I'll Leave the Light on for You


Give light and people will find the way.

—Ella Baker

The sun room in the condo where we’ve stayed in Big Sky, Montana the last couple of years overlooks a small lake hedged in by the small ski village. The village sits at the base of Lone Peak. And the view at sunrise is breathtaking.  

But, the view at day’s end is equally spectacular. As the sun slowly slips out of sight, the lights of the village begin to flicker on, polka-dotting the mountains darkening silhouette with a warm glow. Dusk paints the sky in broad strokes of watercolor pinks, purples and oranges.

It’s a scene I rarely miss. I tuck myself into a comfy chair and breathe in the beauty of God’s unfolding majesty.

As nightfall descends, and with it the waning hours, one-by-one the lights of the village go out.

Save one.

A solitary light shines out against the deepening darkness from Lone Peaks starry summit.

From my bed, I can look out the window and gaze up at that light. It is strangely soothing to me. Like the words that Galadriel spoke to Frodo in the book, The Lord of Rings. “And for you, Frodo Baggins, I give you the light of Eärendil our most beloved star. May it be a light to you in dark places when all other lights go out.”

The light atop Lone Peak is a light in dark places when all other lights go out. 

As my thoughts begin to tumble one-upon-another in my head, I quietly slip out of bed and back into the cozy chair that I love, and give freedom to my thoughts.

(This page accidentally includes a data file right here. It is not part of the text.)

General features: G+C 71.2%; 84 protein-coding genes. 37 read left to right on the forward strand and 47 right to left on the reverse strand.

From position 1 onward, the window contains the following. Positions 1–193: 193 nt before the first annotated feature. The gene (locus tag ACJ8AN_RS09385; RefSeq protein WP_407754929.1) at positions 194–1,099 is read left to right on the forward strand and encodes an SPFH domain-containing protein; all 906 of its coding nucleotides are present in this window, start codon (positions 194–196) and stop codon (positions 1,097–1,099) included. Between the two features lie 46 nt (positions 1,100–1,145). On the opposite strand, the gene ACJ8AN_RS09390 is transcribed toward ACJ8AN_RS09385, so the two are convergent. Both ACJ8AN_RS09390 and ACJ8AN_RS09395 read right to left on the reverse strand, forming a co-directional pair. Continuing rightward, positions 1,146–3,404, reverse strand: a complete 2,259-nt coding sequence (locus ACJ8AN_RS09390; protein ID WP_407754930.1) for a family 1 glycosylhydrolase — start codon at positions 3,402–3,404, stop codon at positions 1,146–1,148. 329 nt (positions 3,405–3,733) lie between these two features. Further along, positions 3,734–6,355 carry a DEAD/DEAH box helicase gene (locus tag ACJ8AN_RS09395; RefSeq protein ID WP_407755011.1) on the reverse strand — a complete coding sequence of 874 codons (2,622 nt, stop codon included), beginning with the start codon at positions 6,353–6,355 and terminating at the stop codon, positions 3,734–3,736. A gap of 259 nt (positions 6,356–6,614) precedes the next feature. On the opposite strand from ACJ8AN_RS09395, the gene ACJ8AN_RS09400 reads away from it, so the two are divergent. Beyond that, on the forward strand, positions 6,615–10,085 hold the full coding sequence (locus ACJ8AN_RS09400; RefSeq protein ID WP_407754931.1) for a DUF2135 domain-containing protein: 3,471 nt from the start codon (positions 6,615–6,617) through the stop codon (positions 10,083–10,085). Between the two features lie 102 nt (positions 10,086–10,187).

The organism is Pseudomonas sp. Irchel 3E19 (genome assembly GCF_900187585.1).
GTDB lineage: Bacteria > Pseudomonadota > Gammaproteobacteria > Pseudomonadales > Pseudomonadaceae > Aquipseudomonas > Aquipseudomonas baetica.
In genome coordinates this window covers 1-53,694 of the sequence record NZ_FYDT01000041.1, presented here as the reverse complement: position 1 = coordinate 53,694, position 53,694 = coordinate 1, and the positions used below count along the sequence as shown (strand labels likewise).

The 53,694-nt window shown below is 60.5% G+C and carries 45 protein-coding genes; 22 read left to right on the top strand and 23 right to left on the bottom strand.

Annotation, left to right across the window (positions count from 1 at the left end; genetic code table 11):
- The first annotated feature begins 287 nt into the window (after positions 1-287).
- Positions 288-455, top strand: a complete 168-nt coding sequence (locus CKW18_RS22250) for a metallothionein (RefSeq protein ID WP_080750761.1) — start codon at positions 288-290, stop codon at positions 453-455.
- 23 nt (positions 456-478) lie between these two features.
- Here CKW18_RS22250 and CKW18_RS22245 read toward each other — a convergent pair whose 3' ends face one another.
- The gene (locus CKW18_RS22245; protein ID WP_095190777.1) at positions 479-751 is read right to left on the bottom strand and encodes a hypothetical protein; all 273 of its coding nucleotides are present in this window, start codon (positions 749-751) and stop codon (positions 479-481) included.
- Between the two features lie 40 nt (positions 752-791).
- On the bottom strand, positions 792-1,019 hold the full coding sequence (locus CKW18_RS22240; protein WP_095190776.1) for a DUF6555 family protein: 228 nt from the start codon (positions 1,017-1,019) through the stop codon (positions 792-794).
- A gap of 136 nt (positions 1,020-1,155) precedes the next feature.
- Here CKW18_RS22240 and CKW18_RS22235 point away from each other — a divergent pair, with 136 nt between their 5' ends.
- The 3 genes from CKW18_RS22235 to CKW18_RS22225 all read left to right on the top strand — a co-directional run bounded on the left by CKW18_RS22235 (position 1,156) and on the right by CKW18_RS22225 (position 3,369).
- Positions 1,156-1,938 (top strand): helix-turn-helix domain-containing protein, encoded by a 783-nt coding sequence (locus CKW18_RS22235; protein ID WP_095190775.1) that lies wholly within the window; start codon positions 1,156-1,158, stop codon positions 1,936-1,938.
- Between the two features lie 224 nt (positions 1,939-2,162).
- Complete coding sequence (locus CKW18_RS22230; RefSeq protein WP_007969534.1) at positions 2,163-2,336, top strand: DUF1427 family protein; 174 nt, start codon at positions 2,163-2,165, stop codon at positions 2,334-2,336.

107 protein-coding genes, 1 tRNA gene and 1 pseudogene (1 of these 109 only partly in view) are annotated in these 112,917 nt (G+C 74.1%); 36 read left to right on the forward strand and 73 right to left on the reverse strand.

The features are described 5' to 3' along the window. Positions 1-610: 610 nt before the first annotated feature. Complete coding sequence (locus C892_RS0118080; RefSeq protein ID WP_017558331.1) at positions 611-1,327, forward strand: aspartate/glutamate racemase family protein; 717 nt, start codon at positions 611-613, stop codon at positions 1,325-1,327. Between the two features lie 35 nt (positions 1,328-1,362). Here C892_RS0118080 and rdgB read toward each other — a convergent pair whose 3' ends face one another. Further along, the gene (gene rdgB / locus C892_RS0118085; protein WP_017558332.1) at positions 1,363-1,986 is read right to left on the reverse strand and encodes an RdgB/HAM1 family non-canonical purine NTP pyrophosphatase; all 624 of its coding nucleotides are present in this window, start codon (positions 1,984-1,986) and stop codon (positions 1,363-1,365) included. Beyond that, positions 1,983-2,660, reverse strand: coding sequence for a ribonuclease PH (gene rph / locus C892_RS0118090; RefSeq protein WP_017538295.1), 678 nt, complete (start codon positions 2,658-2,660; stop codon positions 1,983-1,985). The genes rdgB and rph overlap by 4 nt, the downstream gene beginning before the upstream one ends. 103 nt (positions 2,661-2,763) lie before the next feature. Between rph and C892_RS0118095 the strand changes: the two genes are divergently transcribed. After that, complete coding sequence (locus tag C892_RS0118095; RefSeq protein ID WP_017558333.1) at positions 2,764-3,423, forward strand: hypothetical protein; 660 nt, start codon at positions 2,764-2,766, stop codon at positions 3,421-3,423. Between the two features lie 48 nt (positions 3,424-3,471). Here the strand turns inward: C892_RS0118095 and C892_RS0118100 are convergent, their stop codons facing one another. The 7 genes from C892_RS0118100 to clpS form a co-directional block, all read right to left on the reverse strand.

I scribble down the first three words that spring to mind as I gaze up at Lone Peak: Protection. Direction. Comfort.

I stand to look out the window and scan the horizon from east to west. It may seem crazy, but, the mountains seem to all but disappear in the blackest darkness.


I imagine a light brightly shining from the tallest peak in the region would surely be a blessed gift of protection, especially for pilots. Think of the tragedies that would occur if the light atop Lone Peak went out. Like the light on top of transmission towers and skyscrapers, the light atop Lone Peak warns pilots of impending danger and thereby safeguards against loss of life and cargo.

When I ponder further, an old saying whispers to my heart, “I’ll leave the light on for you.” 

What do you think of when you hear that statement? (Besides Motel 6.) Close your eyes and think about it for a moment. When someone leaves the light on for you, what do you expect to find when you arrive?

We happened to arrive quite late to a friend’s house last spring, but, they didn’t just leave the light on for us, they waited up to welcome us. When someone leaves the light on for you, you expect at the very least a safe place to lay your head.  

I pray that the light I bear will also be a beacon of protection, a safe place for people in this ever-darkening world.  

You are the world’s light—a city on a hill, glowing in the night for all to see. Don’t hide your light! Let it shine for all.

Matthew 5:14-16


Some years back a dear friend of mine got lost for several days in the Colorado Rockies. It was a harrowing ordeal, both for her and for those of us beseeching God for protection on her behalf.  

Have you ever gotten lost? I sure have. It’s frightening to lose your bearings and wander helplessly. All it takes is one wrong turn down an unfamiliar path and you’re in trouble. That’s precisely how my friend got lost in the Rockies.